A: Continuing to support and expand efforts by the SBA, USDA and other agencies to close gaps through loan guarantee programs will help serve minority, women, veteran and rural entrepreneurs in their attempts to access capital. With innovative new ways of streamlining and simplifying loan-making for small businesses and opening new avenues of capital for them being used, the existing needs of minority entrepreneurs will can be met in order for them to continue serving their function as job creators. Particularly for women, who account for only 16% of conventional small business loans, legislation such as the Women’s Small Business Ownership Act would address this gender gap in lending by expanding or improving SBA programs to reach more women seeking business loans.

To learn more about the efforts lawmakers can take to improve small business access to capital, check out our full economic agenda report on access to capital here.

Wafa Kanan, chief strategist of Unique Image

Every business sets its sights on making it rain greenbacks, but LA-based marketing firm Unique Image decided to look past the money and build a brand around purple.

And why not base a business around the qualities of purple? After all, purple embodies strength, royalty, style and intelligence – key attributes for any successful business, especially a marketing and media agency.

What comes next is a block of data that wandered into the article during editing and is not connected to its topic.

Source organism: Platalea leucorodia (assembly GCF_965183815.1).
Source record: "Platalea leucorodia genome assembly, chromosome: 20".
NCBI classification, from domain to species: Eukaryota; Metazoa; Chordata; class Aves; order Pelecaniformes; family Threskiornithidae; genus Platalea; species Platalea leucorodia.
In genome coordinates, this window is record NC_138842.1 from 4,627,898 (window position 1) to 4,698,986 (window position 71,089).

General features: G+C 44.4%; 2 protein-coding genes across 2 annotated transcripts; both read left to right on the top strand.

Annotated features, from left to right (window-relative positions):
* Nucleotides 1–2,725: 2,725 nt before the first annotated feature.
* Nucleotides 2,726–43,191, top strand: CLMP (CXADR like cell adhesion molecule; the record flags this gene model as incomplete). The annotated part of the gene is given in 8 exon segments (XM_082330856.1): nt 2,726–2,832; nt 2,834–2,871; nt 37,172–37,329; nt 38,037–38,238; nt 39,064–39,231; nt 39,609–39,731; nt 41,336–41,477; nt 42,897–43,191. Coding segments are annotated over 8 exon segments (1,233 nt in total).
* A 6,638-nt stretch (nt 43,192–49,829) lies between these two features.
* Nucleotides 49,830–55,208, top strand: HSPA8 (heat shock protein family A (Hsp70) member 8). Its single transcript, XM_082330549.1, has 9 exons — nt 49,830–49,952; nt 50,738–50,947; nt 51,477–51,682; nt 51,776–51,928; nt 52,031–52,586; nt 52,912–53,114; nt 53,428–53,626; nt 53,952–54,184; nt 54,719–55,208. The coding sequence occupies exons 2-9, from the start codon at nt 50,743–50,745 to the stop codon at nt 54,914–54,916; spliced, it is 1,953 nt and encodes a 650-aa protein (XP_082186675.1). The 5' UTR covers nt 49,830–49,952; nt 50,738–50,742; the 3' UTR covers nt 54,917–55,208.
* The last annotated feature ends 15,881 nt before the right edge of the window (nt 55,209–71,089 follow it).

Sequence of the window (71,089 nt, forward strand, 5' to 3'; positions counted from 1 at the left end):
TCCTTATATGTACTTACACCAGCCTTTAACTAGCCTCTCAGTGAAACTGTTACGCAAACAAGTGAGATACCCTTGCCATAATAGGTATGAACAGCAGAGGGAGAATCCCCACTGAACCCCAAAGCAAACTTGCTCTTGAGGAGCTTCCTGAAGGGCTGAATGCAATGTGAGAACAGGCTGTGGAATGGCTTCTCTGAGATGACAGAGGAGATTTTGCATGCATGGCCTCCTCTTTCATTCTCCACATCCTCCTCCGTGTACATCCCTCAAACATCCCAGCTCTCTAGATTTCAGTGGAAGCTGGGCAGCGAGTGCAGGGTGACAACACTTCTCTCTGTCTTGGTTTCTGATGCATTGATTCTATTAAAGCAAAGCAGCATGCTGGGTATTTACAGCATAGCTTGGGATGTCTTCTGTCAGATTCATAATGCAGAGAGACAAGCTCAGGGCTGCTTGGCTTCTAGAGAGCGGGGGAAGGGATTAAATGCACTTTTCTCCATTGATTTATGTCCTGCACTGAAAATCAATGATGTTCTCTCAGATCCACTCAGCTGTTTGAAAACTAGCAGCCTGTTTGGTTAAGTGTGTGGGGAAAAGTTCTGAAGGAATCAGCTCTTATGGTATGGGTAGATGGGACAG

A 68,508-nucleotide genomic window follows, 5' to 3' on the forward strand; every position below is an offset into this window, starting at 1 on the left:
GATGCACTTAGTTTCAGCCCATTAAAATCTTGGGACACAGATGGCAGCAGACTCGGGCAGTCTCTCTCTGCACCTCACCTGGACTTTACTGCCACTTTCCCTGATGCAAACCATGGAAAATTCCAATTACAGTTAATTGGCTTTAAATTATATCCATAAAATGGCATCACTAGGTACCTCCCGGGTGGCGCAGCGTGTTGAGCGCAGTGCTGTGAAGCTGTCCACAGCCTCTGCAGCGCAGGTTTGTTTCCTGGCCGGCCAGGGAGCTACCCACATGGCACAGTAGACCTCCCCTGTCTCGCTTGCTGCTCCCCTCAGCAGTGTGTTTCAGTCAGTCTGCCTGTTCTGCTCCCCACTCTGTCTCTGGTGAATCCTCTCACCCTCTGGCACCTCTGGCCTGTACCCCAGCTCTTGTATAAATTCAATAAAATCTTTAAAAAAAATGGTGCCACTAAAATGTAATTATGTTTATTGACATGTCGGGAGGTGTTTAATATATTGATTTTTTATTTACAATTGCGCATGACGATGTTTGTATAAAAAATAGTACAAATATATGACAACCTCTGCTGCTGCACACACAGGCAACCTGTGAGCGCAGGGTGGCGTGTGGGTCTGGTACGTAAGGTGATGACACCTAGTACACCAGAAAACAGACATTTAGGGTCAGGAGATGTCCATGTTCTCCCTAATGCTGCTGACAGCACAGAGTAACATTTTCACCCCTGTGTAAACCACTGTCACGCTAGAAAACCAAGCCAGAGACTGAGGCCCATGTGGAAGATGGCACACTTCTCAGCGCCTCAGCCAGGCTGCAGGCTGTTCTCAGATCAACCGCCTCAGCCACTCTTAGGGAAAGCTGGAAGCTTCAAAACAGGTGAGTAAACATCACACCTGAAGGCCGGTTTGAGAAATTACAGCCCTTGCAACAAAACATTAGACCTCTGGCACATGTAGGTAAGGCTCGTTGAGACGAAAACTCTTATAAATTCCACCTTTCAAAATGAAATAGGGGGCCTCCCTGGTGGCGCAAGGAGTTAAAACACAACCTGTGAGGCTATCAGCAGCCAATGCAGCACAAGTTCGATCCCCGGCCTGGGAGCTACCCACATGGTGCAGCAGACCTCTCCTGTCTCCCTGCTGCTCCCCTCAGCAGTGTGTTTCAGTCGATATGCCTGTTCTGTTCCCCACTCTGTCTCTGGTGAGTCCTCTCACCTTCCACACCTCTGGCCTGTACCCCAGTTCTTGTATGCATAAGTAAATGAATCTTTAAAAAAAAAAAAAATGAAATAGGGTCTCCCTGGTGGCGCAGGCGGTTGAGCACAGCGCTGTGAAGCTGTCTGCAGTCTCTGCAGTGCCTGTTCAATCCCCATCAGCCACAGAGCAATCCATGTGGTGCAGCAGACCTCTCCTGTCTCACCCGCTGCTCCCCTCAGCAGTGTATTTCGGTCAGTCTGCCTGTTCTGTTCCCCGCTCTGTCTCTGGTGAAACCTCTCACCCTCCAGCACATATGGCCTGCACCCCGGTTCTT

As chief strategist and visionary for Unique Image, Wafa Kanan orchestrates the marketing, branding and multimedia solutions of her boutique agency.

“Unique Image offers state-of-the-art graphic solutions and brand messaging services,” Kanan said. “Our accomplished team of designers and marketers are adept branding strategists, routinely delivering the media exposure our clients crave.”

With a reach that stretches far and wide, Unique Image has created dynamic campaigns for the entertainment, health, education, tourism and technology industries.

“As a small, woman-owned business, Unique Image strives daily to reveal those diamonds in the rough and focus on unlocking a client’s true market potential,” she said.

Like every marketing and media agency, the evolution of technology has forced many to adapt quickly or sink. Unique Image has managed to elegantly embrace this change while remaining true to their mission.

“By 2011, 80 percent of our major accounts transferred their communications to digital,” Kanan said, highlighting the rapid spread of the digital sphere over many communications departments. “So we went back to the drawing board and reinvented our company’s capabilities.”

Whereas before, collateral materials, such as outdoor banners and pamphlets, used to cut it, now Unique Image embraces direct marketing and event promotion utilizing all that multimedia and technology has to offer.